Even the names of your characters are constructed. "Brick Bradley" by his very name is a different character from "Percy Flower" "Mother Theresa" can never be the same kind of person as a "Dolores LaRue" Even your character names are constructs, not reality.

And consider character background. In real life, a young woman may come out of a poverty-stricken rural background and still somehow become the president of a great university. Except in a long novel, where you might have sufficient space to make it believable, you would have a hard time selling this meshing of background and present reality in fiction. Chances are that in a short story you would make up a far different background for your female university president, perhaps constructing an early life as the favorite or only daughter of a college professor mother and physician father. (In short fiction, characters and their backgrounds are almost always much more consistent than people in real life)

Motivation? Again, fictional characters are better than life. In real life, people often seem to do things for no reason we can understand. They act on impulses that grow out of things in their personalities that even they sometimes don't understand. But in fiction there is considerably less random chance. While good characters are capable of surprising readers-and should sometimes do so for verisimilitude-such characters are always understandable on fairly simple later analysis.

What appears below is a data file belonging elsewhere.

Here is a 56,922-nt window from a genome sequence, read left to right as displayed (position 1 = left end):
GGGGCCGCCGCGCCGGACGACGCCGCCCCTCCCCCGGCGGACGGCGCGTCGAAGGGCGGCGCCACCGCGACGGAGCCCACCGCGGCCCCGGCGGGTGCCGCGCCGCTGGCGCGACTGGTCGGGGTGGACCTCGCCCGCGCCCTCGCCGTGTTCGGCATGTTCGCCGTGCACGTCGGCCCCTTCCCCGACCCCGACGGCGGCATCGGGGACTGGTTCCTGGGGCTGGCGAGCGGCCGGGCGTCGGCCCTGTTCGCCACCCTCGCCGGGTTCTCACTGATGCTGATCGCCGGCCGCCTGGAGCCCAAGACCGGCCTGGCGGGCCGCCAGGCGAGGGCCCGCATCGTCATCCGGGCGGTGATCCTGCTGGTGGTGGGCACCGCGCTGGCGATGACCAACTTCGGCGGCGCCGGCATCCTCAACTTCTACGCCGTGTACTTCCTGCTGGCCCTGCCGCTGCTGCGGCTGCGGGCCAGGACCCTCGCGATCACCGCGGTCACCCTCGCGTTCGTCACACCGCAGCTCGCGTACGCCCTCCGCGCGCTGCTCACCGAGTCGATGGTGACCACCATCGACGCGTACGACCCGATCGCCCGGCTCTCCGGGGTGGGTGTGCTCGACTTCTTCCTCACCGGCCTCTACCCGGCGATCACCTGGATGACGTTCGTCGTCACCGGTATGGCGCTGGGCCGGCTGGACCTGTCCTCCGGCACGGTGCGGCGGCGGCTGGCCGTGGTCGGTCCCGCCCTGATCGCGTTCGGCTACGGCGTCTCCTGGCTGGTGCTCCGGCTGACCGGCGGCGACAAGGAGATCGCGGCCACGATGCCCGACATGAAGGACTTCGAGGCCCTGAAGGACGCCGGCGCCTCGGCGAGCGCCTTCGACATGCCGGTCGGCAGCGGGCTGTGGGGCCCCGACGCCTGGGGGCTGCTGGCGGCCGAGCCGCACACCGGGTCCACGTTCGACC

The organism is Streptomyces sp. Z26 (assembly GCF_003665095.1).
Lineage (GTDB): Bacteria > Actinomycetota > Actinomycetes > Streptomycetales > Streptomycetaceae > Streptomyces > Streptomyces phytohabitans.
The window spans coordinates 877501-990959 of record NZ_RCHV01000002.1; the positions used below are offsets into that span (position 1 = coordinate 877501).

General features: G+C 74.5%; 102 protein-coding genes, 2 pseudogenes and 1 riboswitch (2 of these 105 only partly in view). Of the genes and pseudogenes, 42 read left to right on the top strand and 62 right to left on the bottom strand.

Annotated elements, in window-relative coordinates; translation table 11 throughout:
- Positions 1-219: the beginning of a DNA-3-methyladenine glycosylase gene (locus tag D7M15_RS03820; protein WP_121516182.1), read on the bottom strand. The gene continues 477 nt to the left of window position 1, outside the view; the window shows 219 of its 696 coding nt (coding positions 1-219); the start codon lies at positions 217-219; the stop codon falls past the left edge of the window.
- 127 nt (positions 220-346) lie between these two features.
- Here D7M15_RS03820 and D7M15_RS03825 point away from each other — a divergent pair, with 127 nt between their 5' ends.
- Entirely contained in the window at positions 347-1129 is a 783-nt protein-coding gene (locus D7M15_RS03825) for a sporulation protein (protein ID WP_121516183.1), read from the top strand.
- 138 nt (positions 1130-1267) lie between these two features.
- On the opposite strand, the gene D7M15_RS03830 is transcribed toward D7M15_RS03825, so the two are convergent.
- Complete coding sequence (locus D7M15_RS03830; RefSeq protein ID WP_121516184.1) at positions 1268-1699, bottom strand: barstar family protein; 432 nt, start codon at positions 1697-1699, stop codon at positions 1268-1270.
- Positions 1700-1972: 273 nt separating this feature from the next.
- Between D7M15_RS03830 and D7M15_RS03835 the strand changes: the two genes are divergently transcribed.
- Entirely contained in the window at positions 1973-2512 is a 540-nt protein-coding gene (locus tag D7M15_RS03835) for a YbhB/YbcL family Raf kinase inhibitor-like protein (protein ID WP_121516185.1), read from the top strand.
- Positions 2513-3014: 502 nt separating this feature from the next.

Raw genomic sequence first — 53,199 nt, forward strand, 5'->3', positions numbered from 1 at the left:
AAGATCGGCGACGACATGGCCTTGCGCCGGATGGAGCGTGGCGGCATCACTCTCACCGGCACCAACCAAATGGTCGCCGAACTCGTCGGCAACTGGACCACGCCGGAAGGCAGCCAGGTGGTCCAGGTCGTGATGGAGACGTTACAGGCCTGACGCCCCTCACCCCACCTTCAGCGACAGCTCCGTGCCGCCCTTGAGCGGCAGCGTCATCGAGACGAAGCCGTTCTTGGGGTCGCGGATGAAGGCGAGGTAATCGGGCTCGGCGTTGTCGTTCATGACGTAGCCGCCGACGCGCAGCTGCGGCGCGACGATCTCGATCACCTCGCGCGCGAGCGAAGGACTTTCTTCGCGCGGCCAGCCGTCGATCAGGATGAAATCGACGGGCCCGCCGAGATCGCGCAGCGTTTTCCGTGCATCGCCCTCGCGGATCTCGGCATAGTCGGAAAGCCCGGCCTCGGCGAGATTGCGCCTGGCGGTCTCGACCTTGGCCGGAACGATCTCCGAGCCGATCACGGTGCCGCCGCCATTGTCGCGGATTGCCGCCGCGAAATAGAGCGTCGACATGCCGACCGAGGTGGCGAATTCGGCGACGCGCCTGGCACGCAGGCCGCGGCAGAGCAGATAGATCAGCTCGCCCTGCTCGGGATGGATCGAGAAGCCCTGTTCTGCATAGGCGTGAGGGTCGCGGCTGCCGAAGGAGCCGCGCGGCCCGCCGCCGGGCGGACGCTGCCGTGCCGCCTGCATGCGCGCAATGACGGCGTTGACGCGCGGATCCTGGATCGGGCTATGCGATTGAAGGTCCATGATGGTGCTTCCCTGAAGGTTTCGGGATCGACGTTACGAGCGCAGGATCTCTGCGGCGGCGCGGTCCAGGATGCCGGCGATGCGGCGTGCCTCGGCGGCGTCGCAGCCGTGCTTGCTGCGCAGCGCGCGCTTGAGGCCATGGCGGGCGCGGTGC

To put this point another way, in real life people often don't make sense. But in fiction, they do.

The author sees to that.

Just as she sees to many other things about her characters, remembering always that fiction people are not real people.

It's just one of several ways that fiction surpasses and improves upon life. And that's a good thing, isn't it? After all, if fiction were really just like life, why would we have to have it at all? What need would it meet? Who would care about it?

We spin tales... make up story people. None of it is real, and therein lies its beauty. In your stories, as in all the stories ever told, you must hold the magnifying glass up to your people and events for readers to appreciate them at all... and thus briefly enter a private world, largely of their own \ma%\vim%-made vivid by your crafty help.